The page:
In this election year, controversial stances likely to be scarce as hen's teeth in Annapolis

January 18, 1998|By Barry Rascovar

IT WAS a magic moment, one that few elected chief executives have the opportunity to experience. It was also a heart-wrenching moment, as speaker after speaker had trouble holding back the emotions of joy and fulfillment.

For Gov. Parris N. Glendening, last week's announcement of a five-year, $391 million plan to wipe out the long list of 6,000 dependent adults and children with mental and physical disabilities who are waiting for state services brought out the softer side of the normally stiff and formal governor.

He recalled a searing moment in the 1994 campaign of meeting a 74-year-old woman who cared for her disabled adult child. She expressed the fear of all such parents: What will happen to my son or daughter after I die? Her child, though, had an equally fearful image: Watching mom's terror mount over the years.

One brief conversation four years ago left a deep and vivid impression. Yet, like the governors who came before him, Mr. Glendening felt powerless to eliminate this intolerable waiting list. He was sharply criticized by the Association for Retarded Citizens for lacking a vision and a long-range plan. The same could have been said of his predecessors.

But now that the state is swimming in surplus revenue -- it almost surely will top $300 million when the governor's budget is released this Wednesday -- Mr. Glendening has seized the initiative to do what most governors only dream of: He plans to erase the entire disabilities waiting list, just as he plans to use surplus funds on a costly child-care initiative to help low-income working women and make massive education improvements.

He gets to see the smiles on people's faces as he proposes aid that directly helps Marylanders in need. He gets the personal satisfaction of doing what is right for this state's underclass and for this state's future adults.

Usually, governors don't have that luxury. They more often face tight budgets or deficits that force an agonizing balancing of priorities: Do I cut money for disabled adults or scholarships for needy students? Do I continue to let 6,000 disabled citizens go without state support services so I can use this money to avert a shortage of funds for AIDS clinics?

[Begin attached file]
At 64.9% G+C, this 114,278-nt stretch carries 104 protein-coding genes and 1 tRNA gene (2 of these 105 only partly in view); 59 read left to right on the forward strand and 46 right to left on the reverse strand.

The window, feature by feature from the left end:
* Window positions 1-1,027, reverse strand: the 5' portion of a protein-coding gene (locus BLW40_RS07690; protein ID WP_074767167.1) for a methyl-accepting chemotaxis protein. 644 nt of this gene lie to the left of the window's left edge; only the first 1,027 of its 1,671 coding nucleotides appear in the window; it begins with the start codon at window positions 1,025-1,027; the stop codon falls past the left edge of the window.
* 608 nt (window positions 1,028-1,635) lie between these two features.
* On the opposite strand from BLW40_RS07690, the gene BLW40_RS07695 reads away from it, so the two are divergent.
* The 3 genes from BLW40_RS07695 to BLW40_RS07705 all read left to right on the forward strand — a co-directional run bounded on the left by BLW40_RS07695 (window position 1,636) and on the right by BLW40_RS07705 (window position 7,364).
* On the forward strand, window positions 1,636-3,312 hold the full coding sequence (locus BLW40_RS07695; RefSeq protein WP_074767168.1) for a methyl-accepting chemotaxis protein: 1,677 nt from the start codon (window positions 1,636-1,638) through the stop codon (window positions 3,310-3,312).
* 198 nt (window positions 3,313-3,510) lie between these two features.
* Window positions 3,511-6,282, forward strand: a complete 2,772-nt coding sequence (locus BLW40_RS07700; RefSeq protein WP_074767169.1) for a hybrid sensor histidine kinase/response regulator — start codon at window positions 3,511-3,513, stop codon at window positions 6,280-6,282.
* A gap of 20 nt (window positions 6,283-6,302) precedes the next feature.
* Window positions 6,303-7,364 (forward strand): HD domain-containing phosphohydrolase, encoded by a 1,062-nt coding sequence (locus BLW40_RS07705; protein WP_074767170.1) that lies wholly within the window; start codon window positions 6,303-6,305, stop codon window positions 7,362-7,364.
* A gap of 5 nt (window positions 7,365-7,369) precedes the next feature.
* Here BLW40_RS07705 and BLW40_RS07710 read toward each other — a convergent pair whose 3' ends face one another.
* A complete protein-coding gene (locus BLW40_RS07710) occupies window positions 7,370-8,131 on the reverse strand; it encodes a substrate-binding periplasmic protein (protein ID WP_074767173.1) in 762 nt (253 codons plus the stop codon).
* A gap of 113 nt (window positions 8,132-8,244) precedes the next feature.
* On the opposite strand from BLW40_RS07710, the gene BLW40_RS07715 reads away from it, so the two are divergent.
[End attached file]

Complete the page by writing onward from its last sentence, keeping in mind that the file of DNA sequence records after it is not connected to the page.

Or governors focus on ideological objectives: How deeply do I cut state programs to make room for lower taxes? Do I ignore the valid complaints of ARC about the unconscionable waiting list for disabled dependents so I can tell voters I used the surplus to cut their taxes?

Mr. Glendening comes out of this state's progressive-liberal tradition of Maryland's post-World War II governors. He's not big bTC on tax cuts while crying social needs go unmet. This year, he can solve some chronic public policy problems. And, of course, he's using the cash to solve his political problems, too.

With Maryland swimming in surplus money, Glendening knows that voters agree it's the economy, stupid. These are the best of times for a devoted public policy wonk like the governor. He can cater to special constituencies as he seeks re-election later this year. How he uses the $300 million surplus will be known Wednesday when the new budget is unveiled in Annapolis.

The trials and travails of West Baltimore politician Larry Young have grabbed all the news headlines recently. But the governor seems convinced that good economic times will be uppermost in voters' thoughts, that they will look at the Glendening record on bedrock issues -- education, environment, health-care, job growth and public safety -- and ignore everything else.

Judging from Bill Clinton's experience in the last presidential election, Mr. Glendening may be right. It is the economy, stupid! That's what counts.

But what also counts in a state of middle temperament such as Maryland is doing the right thing when the wherewithal is available, of helping the helpless, of guiding the ship of state through rocky fiscal shoals, of fostering growth, of steering a prudent course even when government is awash in cash.

These are the best of times for a devoted public policy wonk like Parris Glendening. Imagine: Wiping out that disabilities waiting list after decades of frustration and failure. There's one for the history books.

Here's another one for the history books: Using that gusher of new revenue for good causes puts Mr. Glendening one giant step closer to re-election in the fall.

Barry Rascovar is deputy editorial page editor of The Sun.

Pub Date: 1/18/98

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